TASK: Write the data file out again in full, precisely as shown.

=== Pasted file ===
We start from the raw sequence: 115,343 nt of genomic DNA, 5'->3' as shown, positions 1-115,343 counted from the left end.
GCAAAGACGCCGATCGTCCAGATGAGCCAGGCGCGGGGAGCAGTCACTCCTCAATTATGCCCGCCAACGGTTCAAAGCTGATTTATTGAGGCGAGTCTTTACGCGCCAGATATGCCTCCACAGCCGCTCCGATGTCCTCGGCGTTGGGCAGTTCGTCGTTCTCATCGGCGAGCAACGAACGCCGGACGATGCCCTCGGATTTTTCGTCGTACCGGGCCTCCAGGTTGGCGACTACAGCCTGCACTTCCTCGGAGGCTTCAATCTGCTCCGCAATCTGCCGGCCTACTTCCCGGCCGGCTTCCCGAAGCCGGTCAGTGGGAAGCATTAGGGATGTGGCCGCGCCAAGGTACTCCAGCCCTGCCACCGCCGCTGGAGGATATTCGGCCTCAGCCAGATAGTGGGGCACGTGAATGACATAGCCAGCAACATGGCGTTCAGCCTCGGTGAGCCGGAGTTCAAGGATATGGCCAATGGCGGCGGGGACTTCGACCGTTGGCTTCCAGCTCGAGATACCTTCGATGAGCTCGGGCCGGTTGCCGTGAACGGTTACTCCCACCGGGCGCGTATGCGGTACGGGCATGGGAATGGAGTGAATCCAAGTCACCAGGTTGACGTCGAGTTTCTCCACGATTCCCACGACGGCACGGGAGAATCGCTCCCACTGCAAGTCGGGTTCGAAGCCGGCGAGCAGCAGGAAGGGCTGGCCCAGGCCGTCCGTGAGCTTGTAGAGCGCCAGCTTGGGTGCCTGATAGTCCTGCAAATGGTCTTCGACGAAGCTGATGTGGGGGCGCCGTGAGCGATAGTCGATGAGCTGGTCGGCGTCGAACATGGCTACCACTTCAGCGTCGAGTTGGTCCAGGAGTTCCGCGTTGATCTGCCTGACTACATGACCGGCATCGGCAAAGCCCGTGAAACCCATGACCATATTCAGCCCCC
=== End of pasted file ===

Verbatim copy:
We start from the raw sequence: 115,343 nt of genomic DNA, 5'->3' as shown, positions 1-115,343 counted from the left end.
GCAAAGACGCCGATCGTCCAGATGAGCCAGGCGCGGGGAGCAGTCACTCCTCAATTATGCCCGCCAACGGTTCAAAGCTGATTTATTGAGGCGAGTCTTTACGCGCCAGATATGCCTCCACAGCCGCTCCGATGTCCTCGGCGTTGGGCAGTTCGTCGTTCTCATCGGCGAGCAACGAACGCCGGACGATGCCCTCGGATTTTTCGTCGTACCGGGCCTCCAGGTTGGCGACTACAGCCTGCACTTCCTCGGAGGCTTCAATCTGCTCCGCAATCTGCCGGCCTACTTCCCGGCCGGCTTCCCGAAGCCGGTCAGTGGGAAGCATTAGGGATGTGGCCGCGCCAAGGTACTCCAGCCCTGCCACCGCCGCTGGAGGATATTCGGCCTCAGCCAGATAGTGGGGCACGTGAATGACATAGCCAGCAACATGGCGTTCAGCCTCGGTGAGCCGGAGTTCAAGGATATGGCCAATGGCGGCGGGGACTTCGACCGTTGGCTTCCAGCTCGAGATACCTTCGATGAGCTCGGGCCGGTTGCCGTGAACGGTTACTCCCACCGGGCGCGTATGCGGTACGGGCATGGGAATGGAGTGAATCCAAGTCACCAGGTTGACGTCGAGTTTCTCCACGATTCCCACGACGGCACGGGAGAATCGCTCCCACTGCAAGTCGGGTTCGAAGCCGGCGAGCAGCAGGAAGGGCTGGCCCAGGCCGTCCGTGAGCTTGTAGAGCGCCAGCTTGGGTGCCTGATAGTCCTGCAAATGGTCTTCGACGAAGCTGATGTGGGGGCGCCGTGAGCGATAGTCGATGAGCTGGTCGGCGTCGAACATGGCTACCACTTCAGCGTCGAGTTGGTCCAGGAGTTCCGCGTTGATCTGCCTGACTACATGACCGGCATCGGCAAAGCCCGTGAAACCCATGACCATATTCAGCCCCC